The paintings in this post are available to purchase. Click on each image for more details.
I am finally recovered from a marathon workshop with the incredible (and hilarious) Pat Dews! It will be a month before all of my "starts" are finished, but I did have time this weekend to ponder and complete one piece. Which, in Pat Dews land, means I have a bunch of completed pieces. :)
One of the many lessons learned last week was the value of cropping. Dews had us work on full sheets (22" x 30") all week long. Even when space was limited and paint and elbows were flying, we worked LARGE.
The piece (which became pieces) I am showing you today consists of a dozen or more layers of watercolor, acrylic and gesso applied with a variety of tools and texture makers. The final layer was a waterfall of watery gesso and ink over a pre-dried layer of gloss medium, then spritzed with alcohol.
The Weight of Water
Though I really loved the textures and colors in the large piece, the overall composition was rather stagnant and dull. I was ready to start over, until Dews grabbed a set of "L's" (a 22" x 30" double sided mat cut into two L shapes) and began focusing on sections within the painting. To my delight, there were five paintings within the larger piece, each needing a bit of finishing but otherwise delightful all by themselves.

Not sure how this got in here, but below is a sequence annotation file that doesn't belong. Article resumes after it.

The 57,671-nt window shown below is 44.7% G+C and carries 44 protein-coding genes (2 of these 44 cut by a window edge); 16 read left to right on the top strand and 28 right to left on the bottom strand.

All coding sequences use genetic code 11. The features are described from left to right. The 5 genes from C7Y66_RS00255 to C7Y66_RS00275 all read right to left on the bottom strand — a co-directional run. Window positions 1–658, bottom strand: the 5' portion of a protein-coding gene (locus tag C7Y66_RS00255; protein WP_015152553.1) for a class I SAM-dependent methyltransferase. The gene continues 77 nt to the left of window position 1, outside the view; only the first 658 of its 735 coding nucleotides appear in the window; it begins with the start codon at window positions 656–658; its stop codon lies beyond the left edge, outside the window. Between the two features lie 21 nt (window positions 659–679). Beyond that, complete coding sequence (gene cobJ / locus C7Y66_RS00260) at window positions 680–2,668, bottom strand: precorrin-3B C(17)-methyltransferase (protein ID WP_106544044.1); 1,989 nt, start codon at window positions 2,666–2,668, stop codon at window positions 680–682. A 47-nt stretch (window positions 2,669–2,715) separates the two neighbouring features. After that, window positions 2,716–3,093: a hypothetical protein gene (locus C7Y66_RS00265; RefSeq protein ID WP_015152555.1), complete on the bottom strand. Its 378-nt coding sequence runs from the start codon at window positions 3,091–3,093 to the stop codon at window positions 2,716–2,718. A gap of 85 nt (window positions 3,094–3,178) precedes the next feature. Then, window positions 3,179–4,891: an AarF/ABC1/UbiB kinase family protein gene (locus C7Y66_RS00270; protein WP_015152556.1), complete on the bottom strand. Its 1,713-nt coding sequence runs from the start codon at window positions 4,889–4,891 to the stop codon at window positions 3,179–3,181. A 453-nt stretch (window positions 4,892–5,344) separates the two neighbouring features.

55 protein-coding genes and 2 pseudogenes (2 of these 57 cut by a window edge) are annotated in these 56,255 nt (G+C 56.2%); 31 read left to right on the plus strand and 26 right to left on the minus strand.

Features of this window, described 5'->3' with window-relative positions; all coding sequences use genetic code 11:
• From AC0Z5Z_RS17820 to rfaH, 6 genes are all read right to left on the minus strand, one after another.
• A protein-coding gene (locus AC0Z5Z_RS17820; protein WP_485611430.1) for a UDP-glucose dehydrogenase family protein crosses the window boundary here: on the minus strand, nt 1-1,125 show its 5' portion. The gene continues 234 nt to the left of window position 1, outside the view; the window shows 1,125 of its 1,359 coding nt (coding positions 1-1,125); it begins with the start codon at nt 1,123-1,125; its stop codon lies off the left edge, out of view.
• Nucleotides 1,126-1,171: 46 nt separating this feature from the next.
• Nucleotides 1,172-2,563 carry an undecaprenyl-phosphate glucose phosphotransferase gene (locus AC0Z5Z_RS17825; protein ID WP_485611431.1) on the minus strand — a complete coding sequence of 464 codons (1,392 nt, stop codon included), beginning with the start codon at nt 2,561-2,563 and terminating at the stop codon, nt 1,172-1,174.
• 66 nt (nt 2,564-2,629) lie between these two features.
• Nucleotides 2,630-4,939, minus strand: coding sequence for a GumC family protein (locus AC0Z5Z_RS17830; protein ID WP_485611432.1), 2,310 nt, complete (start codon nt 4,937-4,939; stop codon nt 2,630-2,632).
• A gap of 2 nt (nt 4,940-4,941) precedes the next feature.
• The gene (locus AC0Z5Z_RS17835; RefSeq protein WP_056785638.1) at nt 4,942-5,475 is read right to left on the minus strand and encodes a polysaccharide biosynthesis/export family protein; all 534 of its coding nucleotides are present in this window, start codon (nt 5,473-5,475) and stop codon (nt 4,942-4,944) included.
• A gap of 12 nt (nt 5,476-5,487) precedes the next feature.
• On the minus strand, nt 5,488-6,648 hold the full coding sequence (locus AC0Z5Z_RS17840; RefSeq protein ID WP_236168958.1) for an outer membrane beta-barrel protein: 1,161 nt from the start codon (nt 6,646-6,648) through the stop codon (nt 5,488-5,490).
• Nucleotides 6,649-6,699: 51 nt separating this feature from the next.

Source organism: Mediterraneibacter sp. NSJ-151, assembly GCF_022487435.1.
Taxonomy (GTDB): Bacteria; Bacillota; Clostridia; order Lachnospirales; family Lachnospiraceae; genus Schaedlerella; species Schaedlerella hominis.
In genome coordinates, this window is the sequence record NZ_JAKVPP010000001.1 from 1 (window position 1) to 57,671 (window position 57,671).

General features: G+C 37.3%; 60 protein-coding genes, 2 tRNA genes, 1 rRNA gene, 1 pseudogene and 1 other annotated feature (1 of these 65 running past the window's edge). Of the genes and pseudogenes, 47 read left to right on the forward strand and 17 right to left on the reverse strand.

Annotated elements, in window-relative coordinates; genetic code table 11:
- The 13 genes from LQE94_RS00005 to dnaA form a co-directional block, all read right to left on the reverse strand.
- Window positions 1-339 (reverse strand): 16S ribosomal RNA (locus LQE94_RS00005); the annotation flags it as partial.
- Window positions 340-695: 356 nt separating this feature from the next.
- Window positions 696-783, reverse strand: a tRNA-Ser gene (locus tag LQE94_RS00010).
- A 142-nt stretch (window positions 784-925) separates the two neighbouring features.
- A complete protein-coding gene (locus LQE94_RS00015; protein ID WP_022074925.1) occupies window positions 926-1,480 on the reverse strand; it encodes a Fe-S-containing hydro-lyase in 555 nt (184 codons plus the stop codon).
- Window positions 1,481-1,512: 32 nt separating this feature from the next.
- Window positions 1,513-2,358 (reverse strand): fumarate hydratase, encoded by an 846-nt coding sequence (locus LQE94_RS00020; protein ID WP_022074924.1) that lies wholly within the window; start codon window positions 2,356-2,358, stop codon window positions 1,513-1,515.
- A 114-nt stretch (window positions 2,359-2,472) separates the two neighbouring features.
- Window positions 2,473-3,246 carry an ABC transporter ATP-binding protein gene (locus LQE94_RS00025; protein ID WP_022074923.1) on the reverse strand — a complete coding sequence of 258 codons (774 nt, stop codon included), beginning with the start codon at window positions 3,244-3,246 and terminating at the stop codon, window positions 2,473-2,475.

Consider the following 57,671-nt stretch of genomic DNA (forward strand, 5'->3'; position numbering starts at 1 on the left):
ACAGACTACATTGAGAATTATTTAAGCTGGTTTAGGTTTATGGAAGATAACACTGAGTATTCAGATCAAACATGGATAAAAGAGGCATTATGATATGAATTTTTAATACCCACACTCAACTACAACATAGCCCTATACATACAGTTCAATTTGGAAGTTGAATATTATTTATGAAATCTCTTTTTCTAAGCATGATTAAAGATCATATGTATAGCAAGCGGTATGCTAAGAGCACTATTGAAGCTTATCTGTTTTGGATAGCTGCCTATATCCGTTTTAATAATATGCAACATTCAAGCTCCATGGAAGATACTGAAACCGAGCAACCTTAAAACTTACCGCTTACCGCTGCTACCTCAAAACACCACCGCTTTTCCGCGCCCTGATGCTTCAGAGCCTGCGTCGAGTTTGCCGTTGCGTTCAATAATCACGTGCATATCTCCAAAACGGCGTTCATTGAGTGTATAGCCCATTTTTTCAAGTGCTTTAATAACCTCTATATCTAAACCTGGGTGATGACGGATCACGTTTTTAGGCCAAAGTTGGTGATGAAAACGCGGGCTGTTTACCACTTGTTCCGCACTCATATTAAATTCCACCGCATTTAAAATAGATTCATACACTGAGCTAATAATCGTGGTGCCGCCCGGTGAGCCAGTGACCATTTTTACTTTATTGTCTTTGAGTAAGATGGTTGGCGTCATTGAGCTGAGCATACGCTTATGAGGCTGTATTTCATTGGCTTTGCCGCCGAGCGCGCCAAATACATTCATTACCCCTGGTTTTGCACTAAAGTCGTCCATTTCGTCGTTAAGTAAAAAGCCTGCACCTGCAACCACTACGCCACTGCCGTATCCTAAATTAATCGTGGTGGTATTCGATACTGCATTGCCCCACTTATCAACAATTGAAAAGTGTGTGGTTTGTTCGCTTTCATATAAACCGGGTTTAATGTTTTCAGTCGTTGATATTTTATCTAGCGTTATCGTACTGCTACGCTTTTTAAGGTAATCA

Many of Pat Dews' own complete paintings are cropped from large pieces, then finished with slight adjustments to make them sing.
Another lesson (which resulted in an "aha" moment for me) was that abstract paintings generally work better with the weight on the top. This is counter-intuitive, as realism places the darker colors on the bottom of the painting. Time and again during critique time, Dews rotated paintings to place the darkest part on the top, and the entire class said "whoa!"
Shadows of Civilization
Out of Line
The third lesson I took away was the importance of finishing and construction paper. You might be going "huh?" at that last bit...
Using pieces of colored construction paper, Dews taped objects to each painting she reviewed to demonstrate how the addition of one line, a half circle or a tiny square could "finish" a painting. The construction paper allows you to audition ideas without changing the painting, until you identify the winner. In the piece to the left, it was the yellow line at the bottom right. Without it, the painting didn't work nearly as well.
I will be working on the remaining starts over the next month, and can hardly wait to see what's hiding in all of these glorious full sheets of texture and color!